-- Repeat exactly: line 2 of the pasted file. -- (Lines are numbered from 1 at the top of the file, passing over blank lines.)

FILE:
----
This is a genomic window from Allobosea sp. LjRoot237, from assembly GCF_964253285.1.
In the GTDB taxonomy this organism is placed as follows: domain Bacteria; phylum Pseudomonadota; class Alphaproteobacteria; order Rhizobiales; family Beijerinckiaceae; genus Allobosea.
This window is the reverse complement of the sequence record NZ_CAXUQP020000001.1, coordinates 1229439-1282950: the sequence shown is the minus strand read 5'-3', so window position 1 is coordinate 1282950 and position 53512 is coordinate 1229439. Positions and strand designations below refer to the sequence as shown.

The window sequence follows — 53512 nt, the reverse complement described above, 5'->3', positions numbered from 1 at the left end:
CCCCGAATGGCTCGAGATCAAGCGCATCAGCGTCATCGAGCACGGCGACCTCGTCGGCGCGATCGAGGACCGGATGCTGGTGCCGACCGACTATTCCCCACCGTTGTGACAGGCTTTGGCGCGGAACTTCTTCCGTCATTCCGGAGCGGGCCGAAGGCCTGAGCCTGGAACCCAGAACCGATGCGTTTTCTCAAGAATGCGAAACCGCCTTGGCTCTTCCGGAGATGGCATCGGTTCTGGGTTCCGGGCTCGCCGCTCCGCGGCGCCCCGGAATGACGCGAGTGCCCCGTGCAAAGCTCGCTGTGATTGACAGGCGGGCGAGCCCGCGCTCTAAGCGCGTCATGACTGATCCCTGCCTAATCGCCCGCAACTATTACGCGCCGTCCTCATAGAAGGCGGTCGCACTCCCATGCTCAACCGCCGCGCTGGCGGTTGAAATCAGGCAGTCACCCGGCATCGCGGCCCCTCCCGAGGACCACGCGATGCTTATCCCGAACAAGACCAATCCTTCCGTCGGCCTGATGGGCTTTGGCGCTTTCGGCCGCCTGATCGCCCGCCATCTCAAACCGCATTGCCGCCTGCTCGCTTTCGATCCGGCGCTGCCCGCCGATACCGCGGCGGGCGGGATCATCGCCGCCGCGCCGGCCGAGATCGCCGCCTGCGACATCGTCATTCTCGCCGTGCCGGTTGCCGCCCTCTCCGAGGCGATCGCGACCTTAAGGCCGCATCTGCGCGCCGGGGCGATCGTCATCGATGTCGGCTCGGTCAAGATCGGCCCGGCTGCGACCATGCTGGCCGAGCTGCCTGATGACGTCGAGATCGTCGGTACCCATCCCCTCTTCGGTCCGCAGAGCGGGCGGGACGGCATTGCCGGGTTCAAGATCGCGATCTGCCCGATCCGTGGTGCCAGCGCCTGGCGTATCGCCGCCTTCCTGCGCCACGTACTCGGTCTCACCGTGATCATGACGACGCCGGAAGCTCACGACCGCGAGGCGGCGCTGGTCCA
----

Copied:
In the GTDB taxonomy this organism is placed as follows: domain Bacteria; phylum Pseudomonadota; class Alphaproteobacteria; order Rhizobiales; family Beijerinckiaceae; genus Allobosea.